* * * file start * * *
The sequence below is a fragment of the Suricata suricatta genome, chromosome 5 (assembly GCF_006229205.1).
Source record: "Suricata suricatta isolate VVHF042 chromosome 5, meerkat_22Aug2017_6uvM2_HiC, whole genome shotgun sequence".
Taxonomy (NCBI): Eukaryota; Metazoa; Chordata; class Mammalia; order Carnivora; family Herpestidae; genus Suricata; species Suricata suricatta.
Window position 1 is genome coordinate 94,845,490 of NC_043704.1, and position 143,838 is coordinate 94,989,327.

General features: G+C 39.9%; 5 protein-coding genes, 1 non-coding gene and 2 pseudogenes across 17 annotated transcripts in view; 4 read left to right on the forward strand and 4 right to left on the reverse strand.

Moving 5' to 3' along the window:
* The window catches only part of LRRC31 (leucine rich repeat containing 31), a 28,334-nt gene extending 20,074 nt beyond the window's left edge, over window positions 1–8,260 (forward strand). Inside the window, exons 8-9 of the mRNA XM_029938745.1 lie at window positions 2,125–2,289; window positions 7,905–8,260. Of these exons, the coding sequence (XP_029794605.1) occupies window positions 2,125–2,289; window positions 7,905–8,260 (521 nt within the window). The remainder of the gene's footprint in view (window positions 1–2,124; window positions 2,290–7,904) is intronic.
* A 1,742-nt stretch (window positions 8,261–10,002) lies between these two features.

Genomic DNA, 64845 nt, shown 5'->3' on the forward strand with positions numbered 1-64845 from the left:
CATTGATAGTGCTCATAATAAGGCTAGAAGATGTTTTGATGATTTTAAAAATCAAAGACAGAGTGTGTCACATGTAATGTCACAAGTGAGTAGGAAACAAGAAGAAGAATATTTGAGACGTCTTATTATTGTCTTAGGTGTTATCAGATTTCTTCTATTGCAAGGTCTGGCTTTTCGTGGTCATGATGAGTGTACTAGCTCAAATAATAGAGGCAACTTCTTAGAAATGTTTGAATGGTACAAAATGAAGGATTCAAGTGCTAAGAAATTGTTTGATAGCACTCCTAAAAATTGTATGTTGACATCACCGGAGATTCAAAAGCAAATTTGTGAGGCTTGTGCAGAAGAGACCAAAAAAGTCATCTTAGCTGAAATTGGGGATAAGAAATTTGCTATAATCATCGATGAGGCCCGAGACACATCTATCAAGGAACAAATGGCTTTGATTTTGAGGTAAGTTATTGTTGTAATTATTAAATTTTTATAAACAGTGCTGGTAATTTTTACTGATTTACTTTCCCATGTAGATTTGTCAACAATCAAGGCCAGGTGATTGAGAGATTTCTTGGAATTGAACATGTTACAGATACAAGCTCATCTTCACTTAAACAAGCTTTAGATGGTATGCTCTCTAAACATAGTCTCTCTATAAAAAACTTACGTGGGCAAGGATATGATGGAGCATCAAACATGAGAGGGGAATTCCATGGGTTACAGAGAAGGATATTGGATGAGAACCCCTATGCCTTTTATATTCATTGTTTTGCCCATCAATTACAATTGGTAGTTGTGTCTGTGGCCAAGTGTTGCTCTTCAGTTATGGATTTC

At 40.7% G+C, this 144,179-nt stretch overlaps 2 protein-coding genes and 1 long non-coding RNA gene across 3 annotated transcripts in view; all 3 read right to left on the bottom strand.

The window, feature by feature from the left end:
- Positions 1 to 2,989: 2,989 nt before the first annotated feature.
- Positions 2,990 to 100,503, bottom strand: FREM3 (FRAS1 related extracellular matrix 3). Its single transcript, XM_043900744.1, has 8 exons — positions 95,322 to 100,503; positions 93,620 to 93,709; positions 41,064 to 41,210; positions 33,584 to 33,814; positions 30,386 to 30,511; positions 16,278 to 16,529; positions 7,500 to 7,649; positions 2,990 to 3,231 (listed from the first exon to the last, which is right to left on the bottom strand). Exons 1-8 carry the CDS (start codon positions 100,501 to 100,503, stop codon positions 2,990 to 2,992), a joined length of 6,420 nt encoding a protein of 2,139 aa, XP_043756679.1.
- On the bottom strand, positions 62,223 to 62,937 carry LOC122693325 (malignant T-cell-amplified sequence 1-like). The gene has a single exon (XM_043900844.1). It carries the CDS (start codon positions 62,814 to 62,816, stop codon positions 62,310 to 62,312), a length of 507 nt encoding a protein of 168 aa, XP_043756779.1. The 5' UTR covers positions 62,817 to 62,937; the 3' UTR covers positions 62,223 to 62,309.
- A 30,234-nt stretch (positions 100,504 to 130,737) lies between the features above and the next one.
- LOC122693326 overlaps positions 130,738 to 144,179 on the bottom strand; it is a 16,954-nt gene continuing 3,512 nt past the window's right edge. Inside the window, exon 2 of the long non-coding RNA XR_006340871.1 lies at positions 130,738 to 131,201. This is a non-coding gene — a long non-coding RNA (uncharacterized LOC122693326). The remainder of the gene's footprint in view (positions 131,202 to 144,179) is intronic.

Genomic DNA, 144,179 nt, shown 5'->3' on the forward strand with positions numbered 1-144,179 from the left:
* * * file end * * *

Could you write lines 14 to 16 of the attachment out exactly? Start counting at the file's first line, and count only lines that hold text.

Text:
- Positions 2,990 to 100,503, bottom strand: FREM3 (FRAS1 related extracellular matrix 3). Its single transcript, XM_043900744.1, has 8 exons — positions 95,322 to 100,503; positions 93,620 to 93,709; positions 41,064 to 41,210; positions 33,584 to 33,814; positions 30,386 to 30,511; positions 16,278 to 16,529; positions 7,500 to 7,649; positions 2,990 to 3,231 (listed from the first exon to the last, which is right to left on the bottom strand). Exons 1-8 carry the CDS (start codon positions 100,501 to 100,503, stop codon positions 2,990 to 2,992), a joined length of 6,420 nt encoding a protein of 2,139 aa, XP_043756679.1.
- On the bottom strand, positions 62,223 to 62,937 carry LOC122693325 (malignant T-cell-amplified sequence 1-like). The gene has a single exon (XM_043900844.1). It carries the CDS (start codon positions 62,814 to 62,816, stop codon positions 62,310 to 62,312), a length of 507 nt encoding a protein of 168 aa, XP_043756779.1. The 5' UTR covers positions 62,817 to 62,937; the 3' UTR covers positions 62,223 to 62,309.
- A 30,234-nt stretch (positions 100,504 to 130,737) lies between the features above and the next one.